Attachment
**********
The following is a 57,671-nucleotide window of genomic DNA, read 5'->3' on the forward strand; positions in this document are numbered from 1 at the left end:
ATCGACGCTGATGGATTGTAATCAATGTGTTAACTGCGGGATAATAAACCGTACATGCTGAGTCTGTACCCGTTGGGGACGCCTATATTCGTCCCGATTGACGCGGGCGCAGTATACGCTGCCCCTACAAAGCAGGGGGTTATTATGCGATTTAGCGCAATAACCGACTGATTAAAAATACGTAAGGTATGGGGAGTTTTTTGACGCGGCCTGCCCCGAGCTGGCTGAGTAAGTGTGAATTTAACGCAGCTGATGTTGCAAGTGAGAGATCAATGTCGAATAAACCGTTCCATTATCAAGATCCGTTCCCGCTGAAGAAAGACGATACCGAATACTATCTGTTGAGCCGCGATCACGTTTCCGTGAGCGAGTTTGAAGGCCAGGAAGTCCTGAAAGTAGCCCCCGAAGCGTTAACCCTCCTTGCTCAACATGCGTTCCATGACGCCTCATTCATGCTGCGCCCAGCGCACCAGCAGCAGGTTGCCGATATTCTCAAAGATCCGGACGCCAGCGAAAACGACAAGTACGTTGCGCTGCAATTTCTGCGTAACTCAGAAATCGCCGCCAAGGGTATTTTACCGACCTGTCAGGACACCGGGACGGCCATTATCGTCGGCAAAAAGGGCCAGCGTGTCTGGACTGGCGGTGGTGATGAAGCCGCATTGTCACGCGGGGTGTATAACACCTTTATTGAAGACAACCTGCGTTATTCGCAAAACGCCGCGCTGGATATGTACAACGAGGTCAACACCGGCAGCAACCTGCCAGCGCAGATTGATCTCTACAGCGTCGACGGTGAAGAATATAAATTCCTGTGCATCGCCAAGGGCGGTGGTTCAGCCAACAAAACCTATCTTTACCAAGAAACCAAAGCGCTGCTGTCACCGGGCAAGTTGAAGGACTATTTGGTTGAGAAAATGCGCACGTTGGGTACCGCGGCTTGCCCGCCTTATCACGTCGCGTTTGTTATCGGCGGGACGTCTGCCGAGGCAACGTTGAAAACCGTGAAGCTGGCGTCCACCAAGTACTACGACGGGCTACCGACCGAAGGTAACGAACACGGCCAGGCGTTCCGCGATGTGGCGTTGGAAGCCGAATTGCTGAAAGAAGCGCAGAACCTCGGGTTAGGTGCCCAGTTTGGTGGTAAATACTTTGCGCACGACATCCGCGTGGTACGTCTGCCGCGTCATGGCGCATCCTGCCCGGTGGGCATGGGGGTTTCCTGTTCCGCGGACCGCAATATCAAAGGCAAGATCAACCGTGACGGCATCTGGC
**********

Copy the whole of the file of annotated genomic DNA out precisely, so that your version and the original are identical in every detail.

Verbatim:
The following is a 57,671-nucleotide window of genomic DNA, read 5'->3' on the forward strand; positions in this document are numbered from 1 at the left end:
ATCGACGCTGATGGATTGTAATCAATGTGTTAACTGCGGGATAATAAACCGTACATGCTGAGTCTGTACCCGTTGGGGACGCCTATATTCGTCCCGATTGACGCGGGCGCAGTATACGCTGCCCCTACAAAGCAGGGGGTTATTATGCGATTTAGCGCAATAACCGACTGATTAAAAATACGTAAGGTATGGGGAGTTTTTTGACGCGGCCTGCCCCGAGCTGGCTGAGTAAGTGTGAATTTAACGCAGCTGATGTTGCAAGTGAGAGATCAATGTCGAATAAACCGTTCCATTATCAAGATCCGTTCCCGCTGAAGAAAGACGATACCGAATACTATCTGTTGAGCCGCGATCACGTTTCCGTGAGCGAGTTTGAAGGCCAGGAAGTCCTGAAAGTAGCCCCCGAAGCGTTAACCCTCCTTGCTCAACATGCGTTCCATGACGCCTCATTCATGCTGCGCCCAGCGCACCAGCAGCAGGTTGCCGATATTCTCAAAGATCCGGACGCCAGCGAAAACGACAAGTACGTTGCGCTGCAATTTCTGCGTAACTCAGAAATCGCCGCCAAGGGTATTTTACCGACCTGTCAGGACACCGGGACGGCCATTATCGTCGGCAAAAAGGGCCAGCGTGTCTGGACTGGCGGTGGTGATGAAGCCGCATTGTCACGCGGGGTGTATAACACCTTTATTGAAGACAACCTGCGTTATTCGCAAAACGCCGCGCTGGATATGTACAACGAGGTCAACACCGGCAGCAACCTGCCAGCGCAGATTGATCTCTACAGCGTCGACGGTGAAGAATATAAATTCCTGTGCATCGCCAAGGGCGGTGGTTCAGCCAACAAAACCTATCTTTACCAAGAAACCAAAGCGCTGCTGTCACCGGGCAAGTTGAAGGACTATTTGGTTGAGAAAATGCGCACGTTGGGTACCGCGGCTTGCCCGCCTTATCACGTCGCGTTTGTTATCGGCGGGACGTCTGCCGAGGCAACGTTGAAAACCGTGAAGCTGGCGTCCACCAAGTACTACGACGGGCTACCGACCGAAGGTAACGAACACGGCCAGGCGTTCCGCGATGTGGCGTTGGAAGCCGAATTGCTGAAAGAAGCGCAGAACCTCGGGTTAGGTGCCCAGTTTGGTGGTAAATACTTTGCGCACGACATCCGCGTGGTACGTCTGCCGCGTCATGGCGCATCCTGCCCGGTGGGCATGGGGGTTTCCTGTTCCGCGGACCGCAATATCAAAGGCAAGATCAACCGTGACGGCATCTGGC